Contrary to my initial impression, the Rang is in fact built very well. The problem I had with the 2 duds was with the processor, not the way the unit is wired. This third units is sweet. Unlike other loopers built on the "stomp box" model, the Rang is light to the touch. The foot switches are precise, and there is no lag time in recording or play back.
There is tons to say about the logic behind the design of the operations of this looper but the one thing I've really come to love so far is that you can "synch" layers and tracks: unlike any other looper I've tried, the Rang III knows where 1 is. That is incredibly helpful.
The Rang is a cut above but, frankly, most loopers seem designed by geek-dorks who only want to make ear candy and do tricks (roll over and beg), so it only had to be smarter than mere audio bling to win top prize. A maker still needs people to be able to figure out how to use the tool, and that is where I knock the Rang down a star. Mike Nelson & Co. are funny tech writers, but they write like engineers: this button does this, and if you press these two in tandem.... That's wrong: tech needs to be written from the user's PoV. Write me sections on Quick Start (synch and free style), on how to split a single (reduced to a dorky table in the Rang's manual), on how to lay down a beat and then loop A & B parts over that.
I've purchased two Boomerang III loop pedals in the past two months. One I bought from Musician's Friend, the other form Amazon. This pedal is exactly what I want: a performance level pedal with multiple channels that lets the player work with loops of multiple length. It has none of the gag-me special FX that Boss et al foist upon consumers who don't know how to make their ear candy the old fashioned way. Plus, it's made in the USA. Perfect, right?
But I returned both pedals because they simply did not work. I'm not an audio engineer but I know enough to be able to diagnose simple problems. And the Rang III simply is not built very well. The unit I got from Musicians Friend seemed to work, except for an annoying pop. After a few minutes of playing, though, that pop turned into a full-on howl -- like feedback, but full of distortion and grunge, like a cry from hell. NOTE: I tried different guitars, cables, amps, and power sources in order to try to isolate the problem to anything other than this $500 pedal. No dice. I contacted Rang customer service; I heard back from them, got a great friendly note, but five days had already passed and I had already returned the pedal for a refund.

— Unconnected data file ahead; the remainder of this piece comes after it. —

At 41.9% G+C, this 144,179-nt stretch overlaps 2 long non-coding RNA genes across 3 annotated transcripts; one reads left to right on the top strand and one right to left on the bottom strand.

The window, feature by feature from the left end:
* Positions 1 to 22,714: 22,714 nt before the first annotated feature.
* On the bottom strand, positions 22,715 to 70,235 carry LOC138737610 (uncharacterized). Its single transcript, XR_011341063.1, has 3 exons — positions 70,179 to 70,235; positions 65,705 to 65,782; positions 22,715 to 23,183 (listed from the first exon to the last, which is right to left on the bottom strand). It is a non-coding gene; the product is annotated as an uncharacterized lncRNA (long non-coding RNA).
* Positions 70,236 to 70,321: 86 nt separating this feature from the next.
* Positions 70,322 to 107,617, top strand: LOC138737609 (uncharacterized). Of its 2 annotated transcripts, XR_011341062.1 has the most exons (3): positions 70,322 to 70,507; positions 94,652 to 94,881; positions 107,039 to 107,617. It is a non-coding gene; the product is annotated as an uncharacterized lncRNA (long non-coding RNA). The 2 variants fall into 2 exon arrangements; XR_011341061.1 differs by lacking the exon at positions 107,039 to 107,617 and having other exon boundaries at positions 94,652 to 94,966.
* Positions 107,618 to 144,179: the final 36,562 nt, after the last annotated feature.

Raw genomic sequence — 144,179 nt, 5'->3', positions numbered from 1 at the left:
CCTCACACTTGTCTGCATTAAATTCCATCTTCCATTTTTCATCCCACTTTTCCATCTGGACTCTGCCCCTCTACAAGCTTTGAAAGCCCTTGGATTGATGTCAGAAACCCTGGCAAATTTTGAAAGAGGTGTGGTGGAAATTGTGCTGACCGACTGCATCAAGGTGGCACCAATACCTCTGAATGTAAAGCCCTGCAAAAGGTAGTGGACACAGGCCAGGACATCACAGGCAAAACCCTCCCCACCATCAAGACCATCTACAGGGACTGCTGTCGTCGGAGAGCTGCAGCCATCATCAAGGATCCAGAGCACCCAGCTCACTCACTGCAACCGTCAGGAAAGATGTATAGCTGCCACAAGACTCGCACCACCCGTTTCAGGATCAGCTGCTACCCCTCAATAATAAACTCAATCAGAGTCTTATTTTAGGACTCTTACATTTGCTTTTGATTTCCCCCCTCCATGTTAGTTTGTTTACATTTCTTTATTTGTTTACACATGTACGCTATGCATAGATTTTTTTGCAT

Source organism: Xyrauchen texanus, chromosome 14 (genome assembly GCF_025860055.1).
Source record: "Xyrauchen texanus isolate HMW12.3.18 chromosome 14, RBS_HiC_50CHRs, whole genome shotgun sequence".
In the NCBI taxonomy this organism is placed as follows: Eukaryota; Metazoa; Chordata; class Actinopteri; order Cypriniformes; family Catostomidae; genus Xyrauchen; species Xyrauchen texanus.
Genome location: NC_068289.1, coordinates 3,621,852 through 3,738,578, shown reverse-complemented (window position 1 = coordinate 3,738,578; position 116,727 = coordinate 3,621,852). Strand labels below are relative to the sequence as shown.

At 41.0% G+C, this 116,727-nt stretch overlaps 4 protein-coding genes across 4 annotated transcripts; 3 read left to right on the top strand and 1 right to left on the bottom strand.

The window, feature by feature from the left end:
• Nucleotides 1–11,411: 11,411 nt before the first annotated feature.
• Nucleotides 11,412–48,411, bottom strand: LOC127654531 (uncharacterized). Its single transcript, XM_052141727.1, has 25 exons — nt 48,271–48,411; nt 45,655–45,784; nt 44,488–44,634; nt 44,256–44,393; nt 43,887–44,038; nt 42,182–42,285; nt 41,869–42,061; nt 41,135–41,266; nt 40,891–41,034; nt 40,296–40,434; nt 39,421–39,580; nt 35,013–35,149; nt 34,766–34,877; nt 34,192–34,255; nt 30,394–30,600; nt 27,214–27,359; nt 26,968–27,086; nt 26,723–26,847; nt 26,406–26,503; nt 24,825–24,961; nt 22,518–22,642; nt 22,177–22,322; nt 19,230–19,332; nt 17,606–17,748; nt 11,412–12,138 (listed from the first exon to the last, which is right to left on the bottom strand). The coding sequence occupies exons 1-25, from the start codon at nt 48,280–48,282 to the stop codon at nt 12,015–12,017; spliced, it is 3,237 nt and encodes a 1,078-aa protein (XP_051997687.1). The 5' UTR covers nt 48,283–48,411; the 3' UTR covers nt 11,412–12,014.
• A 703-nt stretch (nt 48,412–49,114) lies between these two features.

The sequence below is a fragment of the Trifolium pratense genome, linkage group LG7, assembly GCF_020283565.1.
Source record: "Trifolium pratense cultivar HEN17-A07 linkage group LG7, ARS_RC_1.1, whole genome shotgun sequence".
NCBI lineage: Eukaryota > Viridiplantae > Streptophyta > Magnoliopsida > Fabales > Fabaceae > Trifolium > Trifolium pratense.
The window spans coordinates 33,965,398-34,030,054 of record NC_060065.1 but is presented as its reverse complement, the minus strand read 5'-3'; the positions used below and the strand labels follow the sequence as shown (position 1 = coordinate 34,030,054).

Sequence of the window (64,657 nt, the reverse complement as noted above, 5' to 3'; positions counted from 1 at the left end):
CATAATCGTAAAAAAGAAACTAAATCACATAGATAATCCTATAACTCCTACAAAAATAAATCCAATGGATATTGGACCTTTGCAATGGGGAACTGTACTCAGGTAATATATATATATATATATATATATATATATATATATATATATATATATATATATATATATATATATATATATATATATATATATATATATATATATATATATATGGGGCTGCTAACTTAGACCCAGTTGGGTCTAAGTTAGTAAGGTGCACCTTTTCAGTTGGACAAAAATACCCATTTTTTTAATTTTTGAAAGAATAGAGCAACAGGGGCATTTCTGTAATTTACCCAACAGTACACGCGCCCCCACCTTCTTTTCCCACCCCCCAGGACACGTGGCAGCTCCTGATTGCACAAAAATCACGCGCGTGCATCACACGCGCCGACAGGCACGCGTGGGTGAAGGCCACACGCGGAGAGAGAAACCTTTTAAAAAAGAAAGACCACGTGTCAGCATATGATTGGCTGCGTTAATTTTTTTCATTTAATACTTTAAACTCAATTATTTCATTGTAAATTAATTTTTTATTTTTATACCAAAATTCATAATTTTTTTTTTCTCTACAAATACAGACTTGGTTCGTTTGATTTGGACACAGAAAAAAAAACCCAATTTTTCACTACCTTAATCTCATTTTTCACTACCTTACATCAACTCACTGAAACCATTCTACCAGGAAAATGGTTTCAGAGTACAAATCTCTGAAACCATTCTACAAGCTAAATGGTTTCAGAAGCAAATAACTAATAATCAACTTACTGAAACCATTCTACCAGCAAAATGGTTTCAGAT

As I told the guys at Boomerang, I wasn't giving up on their looper. I ordered another from Amazon, hoping I'd catch a different manufacturing batch that had missed the wiring problem that plagued the first one. Alas, this one was worse: one of the unit's buttons did not work at all (indeed, out of the box, this unit behaved vastly different from the earlier one) and it, too, had a bad noise problem. The second I hit Loop 2, a horrible clicking took over. Back it went.
I bought this unit because of the positive reviews from other users on Amazon. I've always wondered if some of the reviews we see here are "loaded": produced by people close to the business doing the selling. I don't know what Rang's story is, but I'm bummed to the max about not having been able to purchase a usable unit.
Another thing potential buyers should be aware of is the horror of the Rang III's user manual. There is a Quick Start guide that is anything but. Having spent many years as a technical writer, I feel I know how to compose this stuff. Rang, like Boss and all the rest, are strictly from hunger: they write the manual button by button, totally ignoring the way people actually use the product. And that's not just lame, it's insulting.
I hope users with a positive experience will respond to this review, especially letting me know where they got theirs. I recently talked to an industry pro who said these manufacturers only sell "B stock" on the large web retail sites; I think that was sour grapes, but my experience with this pedal makes me wonder.